Mehr Chilling für Obstbäume in wärmeren Wintern uri icon

abstract

  • Due to the structure of the winter chill models, which do not consider freezing temperatures as chilling-effective, the highest chilling was not registered in the coldest winters, but rather when average temperatures between early December and late February were between 2 and 6A degrees C. The coldest winter on record (1963/1964; mean winter temperature of -aEuro parts per thousand 4A degrees C) had by far the lowest winter chill total, and chilling during the more recent cold winters 2009/2010 and 2010/2011 was also below average.
  • On average over all years, 955 CH, 1160 CU and 58.0 CP had accumulated in the Meckenheim fruit growing region by 1st January, 1356 CH, 1527 CU and 77.3 CP by 1st February, and 1727 CH, 1883 CU and 96.1 CP by 1st March. Coefficients of variation varied between 14 and 16% for the Chilling Hours Model, between 18 and 19% for the Utah Model and between 9 and 10% for the Dynamic Model. In spite of significant warming of the site, no clear long-term trends were detected.
  • Only very pronounced warming reduced winter chill, with the warmest winter on record (2006/2007; mean winter temperature of 7.1A degrees C) accumulating less winter chill than slightly cooler winters. As long as such extreme temperatures remain exceptional, fulfilment of chilling requirements of local apple and cherry cultivars should not become critical. It is important to note, however, that substantial knowledge gaps exist in the field of fruit tree dormancy, which will have to be closed, before more reliable projections of future fulfilment of chilling requirements can be made.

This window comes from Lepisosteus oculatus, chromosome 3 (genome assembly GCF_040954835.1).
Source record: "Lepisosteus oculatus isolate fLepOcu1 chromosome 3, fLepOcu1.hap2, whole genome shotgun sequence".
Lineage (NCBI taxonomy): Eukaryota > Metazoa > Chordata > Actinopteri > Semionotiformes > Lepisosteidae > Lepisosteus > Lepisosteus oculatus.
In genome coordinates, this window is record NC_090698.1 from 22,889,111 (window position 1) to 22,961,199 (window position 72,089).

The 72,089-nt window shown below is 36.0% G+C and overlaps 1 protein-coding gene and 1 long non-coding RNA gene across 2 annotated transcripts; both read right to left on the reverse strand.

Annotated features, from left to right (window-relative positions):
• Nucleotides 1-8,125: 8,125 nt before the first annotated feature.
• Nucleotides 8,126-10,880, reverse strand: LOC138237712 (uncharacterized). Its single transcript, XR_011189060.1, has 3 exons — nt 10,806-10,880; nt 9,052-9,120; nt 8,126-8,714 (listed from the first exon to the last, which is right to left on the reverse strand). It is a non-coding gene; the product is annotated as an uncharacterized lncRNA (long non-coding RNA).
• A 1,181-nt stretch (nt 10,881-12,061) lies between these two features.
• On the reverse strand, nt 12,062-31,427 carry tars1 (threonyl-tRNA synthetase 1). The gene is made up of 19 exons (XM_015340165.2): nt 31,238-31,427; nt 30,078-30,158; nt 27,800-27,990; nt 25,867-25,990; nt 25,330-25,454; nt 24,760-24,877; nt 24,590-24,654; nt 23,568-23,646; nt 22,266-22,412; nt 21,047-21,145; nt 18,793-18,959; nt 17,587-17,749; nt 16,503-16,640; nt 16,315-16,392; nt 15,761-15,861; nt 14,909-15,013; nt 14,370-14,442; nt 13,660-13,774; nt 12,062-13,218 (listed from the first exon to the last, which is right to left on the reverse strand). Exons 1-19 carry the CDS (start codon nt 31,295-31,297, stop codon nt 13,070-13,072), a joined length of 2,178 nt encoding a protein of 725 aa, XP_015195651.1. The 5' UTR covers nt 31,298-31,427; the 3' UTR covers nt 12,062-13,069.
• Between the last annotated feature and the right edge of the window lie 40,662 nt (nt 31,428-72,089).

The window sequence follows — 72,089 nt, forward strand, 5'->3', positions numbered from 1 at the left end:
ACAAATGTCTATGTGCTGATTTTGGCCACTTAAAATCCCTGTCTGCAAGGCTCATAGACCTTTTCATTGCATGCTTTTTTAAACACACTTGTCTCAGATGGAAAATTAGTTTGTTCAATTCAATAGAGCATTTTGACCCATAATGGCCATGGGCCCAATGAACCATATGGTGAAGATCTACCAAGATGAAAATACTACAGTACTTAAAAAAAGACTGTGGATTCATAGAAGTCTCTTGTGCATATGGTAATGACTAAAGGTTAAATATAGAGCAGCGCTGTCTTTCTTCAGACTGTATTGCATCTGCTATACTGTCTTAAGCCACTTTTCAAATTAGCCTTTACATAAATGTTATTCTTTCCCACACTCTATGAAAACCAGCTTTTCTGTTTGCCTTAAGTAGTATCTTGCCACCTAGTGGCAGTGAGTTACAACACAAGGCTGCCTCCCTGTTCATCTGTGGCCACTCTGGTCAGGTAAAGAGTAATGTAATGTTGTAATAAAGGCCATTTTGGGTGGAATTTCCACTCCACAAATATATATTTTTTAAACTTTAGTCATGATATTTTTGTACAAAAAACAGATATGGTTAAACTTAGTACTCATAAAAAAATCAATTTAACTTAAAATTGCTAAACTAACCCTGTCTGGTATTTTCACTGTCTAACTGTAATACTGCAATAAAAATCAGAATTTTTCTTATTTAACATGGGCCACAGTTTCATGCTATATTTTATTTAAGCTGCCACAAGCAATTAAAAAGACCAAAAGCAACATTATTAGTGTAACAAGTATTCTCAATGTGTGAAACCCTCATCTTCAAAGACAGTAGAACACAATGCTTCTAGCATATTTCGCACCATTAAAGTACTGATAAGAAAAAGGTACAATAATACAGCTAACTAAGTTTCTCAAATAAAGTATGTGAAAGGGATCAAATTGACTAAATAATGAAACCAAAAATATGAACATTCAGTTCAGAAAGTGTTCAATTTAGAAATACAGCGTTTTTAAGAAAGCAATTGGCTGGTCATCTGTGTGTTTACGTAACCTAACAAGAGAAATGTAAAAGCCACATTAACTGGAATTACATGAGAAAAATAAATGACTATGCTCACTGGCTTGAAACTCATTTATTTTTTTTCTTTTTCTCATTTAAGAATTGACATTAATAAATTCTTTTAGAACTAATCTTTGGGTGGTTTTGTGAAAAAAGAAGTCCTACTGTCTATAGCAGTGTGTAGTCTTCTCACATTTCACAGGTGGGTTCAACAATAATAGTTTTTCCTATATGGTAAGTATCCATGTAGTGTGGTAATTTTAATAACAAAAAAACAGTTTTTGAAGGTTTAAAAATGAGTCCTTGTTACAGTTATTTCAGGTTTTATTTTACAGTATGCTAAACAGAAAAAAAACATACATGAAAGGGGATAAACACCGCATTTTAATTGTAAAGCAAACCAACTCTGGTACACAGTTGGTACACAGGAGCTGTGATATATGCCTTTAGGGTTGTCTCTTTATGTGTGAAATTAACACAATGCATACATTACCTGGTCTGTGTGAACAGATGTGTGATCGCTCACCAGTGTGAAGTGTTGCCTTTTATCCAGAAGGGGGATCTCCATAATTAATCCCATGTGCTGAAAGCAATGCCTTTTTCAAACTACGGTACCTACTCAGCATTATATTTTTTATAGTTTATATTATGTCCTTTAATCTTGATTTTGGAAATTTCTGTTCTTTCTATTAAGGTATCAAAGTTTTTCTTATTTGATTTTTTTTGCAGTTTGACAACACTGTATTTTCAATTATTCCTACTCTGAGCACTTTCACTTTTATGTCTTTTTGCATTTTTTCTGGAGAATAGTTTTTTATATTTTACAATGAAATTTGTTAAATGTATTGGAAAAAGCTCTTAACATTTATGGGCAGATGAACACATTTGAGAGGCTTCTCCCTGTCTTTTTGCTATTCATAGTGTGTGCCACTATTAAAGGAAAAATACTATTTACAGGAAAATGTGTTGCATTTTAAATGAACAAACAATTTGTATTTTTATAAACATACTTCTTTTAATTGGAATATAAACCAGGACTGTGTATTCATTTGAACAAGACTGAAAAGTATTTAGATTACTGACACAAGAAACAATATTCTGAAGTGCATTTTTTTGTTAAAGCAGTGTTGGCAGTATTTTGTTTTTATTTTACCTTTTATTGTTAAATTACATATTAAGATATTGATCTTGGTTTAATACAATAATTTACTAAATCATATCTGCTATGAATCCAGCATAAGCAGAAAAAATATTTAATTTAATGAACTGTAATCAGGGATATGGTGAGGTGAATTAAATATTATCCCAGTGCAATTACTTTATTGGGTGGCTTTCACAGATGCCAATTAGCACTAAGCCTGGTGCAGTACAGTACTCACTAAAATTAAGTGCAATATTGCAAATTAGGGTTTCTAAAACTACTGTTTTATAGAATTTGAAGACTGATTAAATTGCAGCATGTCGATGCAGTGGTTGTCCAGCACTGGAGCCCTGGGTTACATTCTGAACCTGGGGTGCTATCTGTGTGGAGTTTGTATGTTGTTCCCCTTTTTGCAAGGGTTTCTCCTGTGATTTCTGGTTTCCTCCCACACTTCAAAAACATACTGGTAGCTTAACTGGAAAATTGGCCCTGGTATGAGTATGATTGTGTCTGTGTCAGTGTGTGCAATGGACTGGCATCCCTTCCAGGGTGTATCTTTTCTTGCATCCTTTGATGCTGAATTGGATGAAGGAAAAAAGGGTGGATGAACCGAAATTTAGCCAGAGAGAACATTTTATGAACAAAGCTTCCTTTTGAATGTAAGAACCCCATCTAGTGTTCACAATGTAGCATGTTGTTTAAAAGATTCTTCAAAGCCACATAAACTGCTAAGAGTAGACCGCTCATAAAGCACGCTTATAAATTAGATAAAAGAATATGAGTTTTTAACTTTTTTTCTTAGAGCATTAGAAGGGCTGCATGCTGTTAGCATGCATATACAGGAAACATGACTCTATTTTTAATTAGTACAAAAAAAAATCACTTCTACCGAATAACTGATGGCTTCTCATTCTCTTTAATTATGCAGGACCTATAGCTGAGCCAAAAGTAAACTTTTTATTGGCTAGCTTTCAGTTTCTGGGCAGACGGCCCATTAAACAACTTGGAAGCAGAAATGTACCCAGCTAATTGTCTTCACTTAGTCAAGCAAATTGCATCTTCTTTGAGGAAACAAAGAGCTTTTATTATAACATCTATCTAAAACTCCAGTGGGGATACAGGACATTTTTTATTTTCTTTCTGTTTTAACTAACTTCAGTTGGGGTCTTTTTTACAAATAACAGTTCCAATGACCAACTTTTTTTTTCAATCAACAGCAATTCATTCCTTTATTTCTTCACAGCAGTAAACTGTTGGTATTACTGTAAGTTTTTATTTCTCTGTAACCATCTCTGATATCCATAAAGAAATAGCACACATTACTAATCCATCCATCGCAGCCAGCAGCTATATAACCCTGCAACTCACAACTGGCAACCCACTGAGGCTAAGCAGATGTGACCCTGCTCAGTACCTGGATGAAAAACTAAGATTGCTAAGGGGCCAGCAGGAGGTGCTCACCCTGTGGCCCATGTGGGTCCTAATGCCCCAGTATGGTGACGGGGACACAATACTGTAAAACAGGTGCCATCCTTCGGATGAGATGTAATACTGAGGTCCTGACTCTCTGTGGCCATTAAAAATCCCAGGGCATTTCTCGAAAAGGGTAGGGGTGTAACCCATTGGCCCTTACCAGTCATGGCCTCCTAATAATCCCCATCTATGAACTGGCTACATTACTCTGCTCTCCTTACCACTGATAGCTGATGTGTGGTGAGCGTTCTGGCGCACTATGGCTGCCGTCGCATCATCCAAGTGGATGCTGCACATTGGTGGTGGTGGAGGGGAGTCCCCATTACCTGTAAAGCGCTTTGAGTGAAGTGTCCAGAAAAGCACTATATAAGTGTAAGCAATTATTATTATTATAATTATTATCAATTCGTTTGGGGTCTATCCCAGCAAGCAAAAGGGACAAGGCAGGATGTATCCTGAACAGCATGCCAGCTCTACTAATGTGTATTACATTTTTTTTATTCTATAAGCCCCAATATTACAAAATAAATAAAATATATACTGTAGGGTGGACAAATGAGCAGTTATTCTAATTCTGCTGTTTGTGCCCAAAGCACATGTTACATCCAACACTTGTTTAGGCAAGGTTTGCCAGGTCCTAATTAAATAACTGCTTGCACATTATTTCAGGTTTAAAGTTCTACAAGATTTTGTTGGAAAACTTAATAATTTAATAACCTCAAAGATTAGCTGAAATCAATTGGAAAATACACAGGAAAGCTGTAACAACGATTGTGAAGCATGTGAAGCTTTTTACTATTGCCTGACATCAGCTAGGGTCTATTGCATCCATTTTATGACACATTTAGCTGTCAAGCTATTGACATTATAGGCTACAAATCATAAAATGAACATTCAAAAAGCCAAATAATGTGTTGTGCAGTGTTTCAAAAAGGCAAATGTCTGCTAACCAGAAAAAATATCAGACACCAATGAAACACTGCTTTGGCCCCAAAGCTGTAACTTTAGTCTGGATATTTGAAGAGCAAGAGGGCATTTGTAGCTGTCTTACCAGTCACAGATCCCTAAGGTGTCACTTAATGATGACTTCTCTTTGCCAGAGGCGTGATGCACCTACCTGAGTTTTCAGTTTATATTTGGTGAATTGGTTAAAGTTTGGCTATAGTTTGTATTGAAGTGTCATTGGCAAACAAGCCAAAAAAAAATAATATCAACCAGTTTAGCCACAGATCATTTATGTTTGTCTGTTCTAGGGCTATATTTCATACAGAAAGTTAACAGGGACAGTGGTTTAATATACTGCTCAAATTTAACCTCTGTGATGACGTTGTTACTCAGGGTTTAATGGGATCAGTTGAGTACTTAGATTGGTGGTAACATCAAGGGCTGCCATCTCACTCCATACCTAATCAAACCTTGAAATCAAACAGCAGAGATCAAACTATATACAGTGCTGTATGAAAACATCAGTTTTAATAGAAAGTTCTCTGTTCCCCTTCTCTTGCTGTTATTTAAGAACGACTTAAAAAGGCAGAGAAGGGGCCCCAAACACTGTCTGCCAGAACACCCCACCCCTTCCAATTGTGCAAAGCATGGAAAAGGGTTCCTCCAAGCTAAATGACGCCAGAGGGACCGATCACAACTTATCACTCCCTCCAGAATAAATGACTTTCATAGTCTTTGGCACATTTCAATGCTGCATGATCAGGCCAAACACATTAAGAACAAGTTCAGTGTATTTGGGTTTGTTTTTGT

• The objective of this study was the calculation of winter chill for fruit trees in the Meckenheim fruit growing region for all winters since 1958 and the evaluation of long-term trends in response to global warming. A further objective was the comparison of three winter chill models, the Chilling Hours Model (Chilling Hours-CH), the Utah Model (Chill Units-CU) and the Dynamic Model (Chill Portions-CP) with respect to temporal trends and seasonal variation in chilling intensity. To meet these objectives, about 120,000 hourly temperature measurements from Klein-Altendorf were correlated with daily temperature extremes. From this relationship, a long-term record of 466,000 hourly temperature data was constructed and used to calculate winter chill between 1st October of each year and three dates of the following year for all winters since 1958/1959.

publication date

  • 2011
  • 2011